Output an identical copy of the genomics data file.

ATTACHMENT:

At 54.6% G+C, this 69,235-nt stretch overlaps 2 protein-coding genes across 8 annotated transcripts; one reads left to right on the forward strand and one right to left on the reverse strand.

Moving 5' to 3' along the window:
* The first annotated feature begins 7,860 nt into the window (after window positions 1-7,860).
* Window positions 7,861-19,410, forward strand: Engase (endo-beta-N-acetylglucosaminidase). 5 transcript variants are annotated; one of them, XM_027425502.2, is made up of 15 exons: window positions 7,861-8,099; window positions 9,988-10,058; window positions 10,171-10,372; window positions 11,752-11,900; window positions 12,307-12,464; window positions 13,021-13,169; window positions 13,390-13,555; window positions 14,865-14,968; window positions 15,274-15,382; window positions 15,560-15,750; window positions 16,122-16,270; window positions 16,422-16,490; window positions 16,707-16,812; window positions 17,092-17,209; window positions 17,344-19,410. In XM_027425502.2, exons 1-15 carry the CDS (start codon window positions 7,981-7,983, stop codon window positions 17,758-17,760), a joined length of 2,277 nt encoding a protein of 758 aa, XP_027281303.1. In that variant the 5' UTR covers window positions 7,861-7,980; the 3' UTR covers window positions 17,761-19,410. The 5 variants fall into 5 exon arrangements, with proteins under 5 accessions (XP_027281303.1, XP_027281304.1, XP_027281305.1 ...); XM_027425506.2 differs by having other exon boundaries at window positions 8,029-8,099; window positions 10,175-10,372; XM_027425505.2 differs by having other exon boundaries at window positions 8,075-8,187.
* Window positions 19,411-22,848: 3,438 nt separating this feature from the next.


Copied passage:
At 54.6% G+C, this 69,235-nt stretch overlaps 2 protein-coding genes across 8 annotated transcripts; one reads left to right on the forward strand and one right to left on the reverse strand.

Moving 5' to 3' along the window:
* The first annotated feature begins 7,860 nt into the window (after window positions 1-7,860).
* Window positions 7,861-19,410, forward strand: Engase (endo-beta-N-acetylglucosaminidase). 5 transcript variants are annotated; one of them, XM_027425502.2, is made up of 15 exons: window positions 7,861-8,099; window positions 9,988-10,058; window positions 10,171-10,372; window positions 11,752-11,900; window positions 12,307-12,464; window positions 13,021-13,169; window positions 13,390-13,555; window positions 14,865-14,968; window positions 15,274-15,382; window positions 15,560-15,750; window positions 16,122-16,270; window positions 16,422-16,490; window positions 16,707-16,812; window positions 17,092-17,209; window positions 17,344-19,410. In XM_027425502.2, exons 1-15 carry the CDS (start codon window positions 7,981-7,983, stop codon window positions 17,758-17,760), a joined length of 2,277 nt encoding a protein of 758 aa, XP_027281303.1. In that variant the 5' UTR covers window positions 7,861-7,980; the 3' UTR covers window positions 17,761-19,410. The 5 variants fall into 5 exon arrangements, with proteins under 5 accessions (XP_027281303.1, XP_027281304.1, XP_027281305.1 ...); XM_027425506.2 differs by having other exon boundaries at window positions 8,029-8,099; window positions 10,175-10,372; XM_027425505.2 differs by having other exon boundaries at window positions 8,075-8,187.
* Window positions 19,411-22,848: 3,438 nt separating this feature from the next.